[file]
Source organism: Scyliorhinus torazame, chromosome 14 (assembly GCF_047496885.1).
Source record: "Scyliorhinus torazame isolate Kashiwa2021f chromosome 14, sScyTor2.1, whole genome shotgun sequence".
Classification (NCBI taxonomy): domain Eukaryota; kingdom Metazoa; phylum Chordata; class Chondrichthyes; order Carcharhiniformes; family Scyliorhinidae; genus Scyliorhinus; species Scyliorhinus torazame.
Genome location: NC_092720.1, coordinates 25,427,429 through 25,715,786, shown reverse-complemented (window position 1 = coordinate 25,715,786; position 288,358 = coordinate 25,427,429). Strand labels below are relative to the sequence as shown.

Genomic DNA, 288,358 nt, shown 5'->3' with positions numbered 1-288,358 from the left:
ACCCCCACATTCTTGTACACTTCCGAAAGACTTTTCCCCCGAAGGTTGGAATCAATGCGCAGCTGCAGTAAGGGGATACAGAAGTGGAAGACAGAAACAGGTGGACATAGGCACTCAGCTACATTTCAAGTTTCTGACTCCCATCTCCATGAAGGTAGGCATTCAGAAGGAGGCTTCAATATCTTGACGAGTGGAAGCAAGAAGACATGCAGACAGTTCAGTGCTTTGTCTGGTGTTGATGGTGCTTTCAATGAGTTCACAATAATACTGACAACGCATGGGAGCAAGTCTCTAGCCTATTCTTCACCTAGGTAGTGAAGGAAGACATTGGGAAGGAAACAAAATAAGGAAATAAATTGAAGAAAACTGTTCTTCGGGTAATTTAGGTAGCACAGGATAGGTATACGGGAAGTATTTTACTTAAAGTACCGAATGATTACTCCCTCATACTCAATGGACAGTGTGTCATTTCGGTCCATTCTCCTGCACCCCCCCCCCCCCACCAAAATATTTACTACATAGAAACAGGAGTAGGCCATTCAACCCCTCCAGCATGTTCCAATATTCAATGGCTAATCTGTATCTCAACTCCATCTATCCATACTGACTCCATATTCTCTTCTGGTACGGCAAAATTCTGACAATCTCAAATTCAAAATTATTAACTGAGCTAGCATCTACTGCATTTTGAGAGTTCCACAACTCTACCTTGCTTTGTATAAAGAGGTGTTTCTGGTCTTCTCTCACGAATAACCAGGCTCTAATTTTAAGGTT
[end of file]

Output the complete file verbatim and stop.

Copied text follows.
Source organism: Scyliorhinus torazame, chromosome 14 (assembly GCF_047496885.1).
Source record: "Scyliorhinus torazame isolate Kashiwa2021f chromosome 14, sScyTor2.1, whole genome shotgun sequence".
Classification (NCBI taxonomy): domain Eukaryota; kingdom Metazoa; phylum Chordata; class Chondrichthyes; order Carcharhiniformes; family Scyliorhinidae; genus Scyliorhinus; species Scyliorhinus torazame.
Genome location: NC_092720.1, coordinates 25,427,429 through 25,715,786, shown reverse-complemented (window position 1 = coordinate 25,715,786; position 288,358 = coordinate 25,427,429). Strand labels below are relative to the sequence as shown.

Genomic DNA, 288,358 nt, shown 5'->3' with positions numbered 1-288,358 from the left:
ACCCCCACATTCTTGTACACTTCCGAAAGACTTTTCCCCCGAAGGTTGGAATCAATGCGCAGCTGCAGTAAGGGGATACAGAAGTGGAAGACAGAAACAGGTGGACATAGGCACTCAGCTACATTTCAAGTTTCTGACTCCCATCTCCATGAAGGTAGGCATTCAGAAGGAGGCTTCAATATCTTGACGAGTGGAAGCAAGAAGACATGCAGACAGTTCAGTGCTTTGTCTGGTGTTGATGGTGCTTTCAATGAGTTCACAATAATACTGACAACGCATGGGAGCAAGTCTCTAGCCTATTCTTCACCTAGGTAGTGAAGGAAGACATTGGGAAGGAAACAAAATAAGGAAATAAATTGAAGAAAACTGTTCTTCGGGTAATTTAGGTAGCACAGGATAGGTATACGGGAAGTATTTTACTTAAAGTACCGAATGATTACTCCCTCATACTCAATGGACAGTGTGTCATTTCGGTCCATTCTCCTGCACCCCCCCCCCCCCACCAAAATATTTACTACATAGAAACAGGAGTAGGCCATTCAACCCCTCCAGCATGTTCCAATATTCAATGGCTAATCTGTATCTCAACTCCATCTATCCATACTGACTCCATATTCTCTTCTGGTACGGCAAAATTCTGACAATCTCAAATTCAAAATTATTAACTGAGCTAGCATCTACTGCATTTTGAGAGTTCCACAACTCTACCTTGCTTTGTATAAAGAGGTGTTTCTGGTCTTCTCTCACGAATAACCAGGCTCTAATTTTAAGGTT